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Related topics: savings, holiday spending, spending, Liz Weston, shopping

For some people, a mound of gifts under the tree is the very essence of the holidays.

The rest of us are having second thoughts.

It's not just the hassles of shopping and the outlay of so much money. It's knowing that so often our best efforts misfire, that what we hope will be a hit will instead disappoint.

I'd like to suggest that this year we do our part to reduce clutter, waste and frustration by encouraging the "one good gift" approach.

What that means is that instead of raining a pile of little presents on each other, we band together with like-minded friends or family and buy group gifts, encouraging others to do the same when buying gifts for us.

Not everybody likes the group-gift approach, and I'll deal with that in a minute. Right now, I'll enumerate some of the advantages:

You can give, or get, something really cool. The Web is aglow with "10 great gifts for $10 or less," but let's just say that not all the options are guaranteed winners. Price and desirability aren't always directly correlated, but you do increase your odds of wowing the recipient (or being wowed yourself) when budgets are pooled.

You can help a brother out. Or a sister, or any other relative or friend who's fallen on tough financial times. The recipient of your gift doesn't have to know the cost wasn't split equally among the group, so those whose budgets are tight can be part of a gift that's nicer than what they could have afforded on their own. Your Money message board poster "cykeprof" regularly pools money with her sisters to buy their mother nice gifts.

Liz Weston

Liz Weston

"Two of us are financially secure, and one is poor. I chip in mine and most of my sister's share," cykeprof wrote. "I have it, and she doesn't, and hey, she's my sister."

You're doing your part to banish clutter. Every new possession brings with it a burden. You have to find space for it in your house, and you often have to devote time to it -- dusting it, finding batteries for it, reading the manual. Even if you hate it, you have to figure out how to dispose of it without risking offense. How much better it is to be selective about the items we give and get, valuing quality over quantity.

It means less time in the mall. The more you group-gift, the less time you spend researching purchases, battling crowds, wrapping presents and (I'd wager) dealing with returns. Some of you find this fun, I know, but for many of us, a little holiday shopping goes a long way. (Electronics retailer Best Buy even offers a group gift card.)

This approach may require some getting used to. Letting go of the gift-giving mania can take a while, wrote "genuine ga sweet potato."

"The first year . . . I was bummed. I enjoy finding the perfect something for everybody," she admitted. "Now, I like it. I can afford to take more than one name off of the Angel Tree & give something to someone who has no family."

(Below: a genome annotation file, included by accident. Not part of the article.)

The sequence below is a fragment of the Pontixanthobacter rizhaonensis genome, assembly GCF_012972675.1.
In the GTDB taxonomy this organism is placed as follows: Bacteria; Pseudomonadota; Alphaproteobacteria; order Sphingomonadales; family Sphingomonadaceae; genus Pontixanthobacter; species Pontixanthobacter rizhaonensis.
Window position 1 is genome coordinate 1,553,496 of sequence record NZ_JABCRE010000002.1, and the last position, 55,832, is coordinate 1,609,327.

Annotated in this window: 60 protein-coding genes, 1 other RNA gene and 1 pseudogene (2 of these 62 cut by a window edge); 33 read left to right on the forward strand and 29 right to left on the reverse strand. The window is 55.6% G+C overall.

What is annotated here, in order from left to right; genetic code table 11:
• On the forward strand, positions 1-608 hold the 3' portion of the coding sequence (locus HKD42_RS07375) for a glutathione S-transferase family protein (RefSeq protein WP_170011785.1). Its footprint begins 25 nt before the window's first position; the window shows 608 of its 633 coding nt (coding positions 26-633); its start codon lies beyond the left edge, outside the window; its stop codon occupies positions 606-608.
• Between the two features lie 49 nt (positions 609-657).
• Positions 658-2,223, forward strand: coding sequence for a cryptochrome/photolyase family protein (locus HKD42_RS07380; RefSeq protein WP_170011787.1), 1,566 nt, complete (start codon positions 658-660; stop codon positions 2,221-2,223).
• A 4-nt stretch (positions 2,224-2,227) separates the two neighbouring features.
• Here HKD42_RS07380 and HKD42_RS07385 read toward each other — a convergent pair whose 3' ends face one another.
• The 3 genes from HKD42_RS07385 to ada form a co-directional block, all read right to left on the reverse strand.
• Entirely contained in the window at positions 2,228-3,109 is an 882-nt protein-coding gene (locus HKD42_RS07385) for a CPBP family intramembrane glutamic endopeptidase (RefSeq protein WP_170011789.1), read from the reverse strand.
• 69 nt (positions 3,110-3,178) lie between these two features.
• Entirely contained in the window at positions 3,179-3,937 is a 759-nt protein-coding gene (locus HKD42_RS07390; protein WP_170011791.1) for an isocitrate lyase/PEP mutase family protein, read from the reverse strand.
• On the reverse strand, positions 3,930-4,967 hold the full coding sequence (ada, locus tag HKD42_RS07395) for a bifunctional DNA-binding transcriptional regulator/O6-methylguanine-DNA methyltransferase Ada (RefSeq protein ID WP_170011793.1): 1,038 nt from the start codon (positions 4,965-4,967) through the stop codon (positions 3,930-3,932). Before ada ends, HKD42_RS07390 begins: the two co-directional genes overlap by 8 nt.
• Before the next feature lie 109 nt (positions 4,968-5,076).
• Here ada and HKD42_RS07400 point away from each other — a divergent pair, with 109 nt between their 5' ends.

If you need more enticing, check out some of my "one good gift" recommendations, such as:

Digital picture frames. If you don't already own one of these, it may be a little hard to grasp how cool it is to have an endlessly changing slide show of the highlights of your life. Dealnews expects low-end picture frames to sell for as little as $35 this season, but you probably want to spend at least $80 to get one with a decent-sized screen (7 inches and up), good resolution and sufficient memory to show off a lot of pictures. Consumer Reports likes the Digital Spectrum Memory Frame MF-801, Pandigital PAN7000DW and GiiNii Slope GN-812. If you want to spend a bit more, the $150 Ipevo Kaleido R7 gives you built-in Wi-Fi so you can view photos stored on your computer or online.

e-Readers. If you know someone who loves to read and spends lots of money on books, chances are good he would love an electronic book reader such as Amazon's Kindle 3G ($189), the Sony Touch ($229) or Barnes & Noble's Nook ($149).

GPS devices. Another of those can't-really-appreciate-it-until-you-have-one gadgets, a GPS unit can help you find your way anywhere you go. You can spend more than $400 on a unit with lots of bells and whistles, including voice recognition, or just $150 on a Garmin Nuvi 2200.

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Headphones. If you know anyone who is still using the earbuds that came with her MP3 player, you can score points by giving her an upgrade. Good noise-canceling earbud-style headphones retail for less than $80 (CNET likes the Klipsch Image S4 earphones). Or give on-ear headphones for about $100 (Consumer Reports likes the Grado SR80i and the SR60i).

The frequent flyer on your list will appreciate a Bose QuietComfort 3 on-ear headset. They're expensive at $350, but they're engineered well enough to counter a crying infant in the next row or a bellowing idiot on a cell phone in the coffee shop.

Spa days. You have to be careful with this one, since not everyone likes massages (people who have never had one, for example). But if the recipient is a regular spagoer or someone who has wished aloud that she could be, this could be a great option.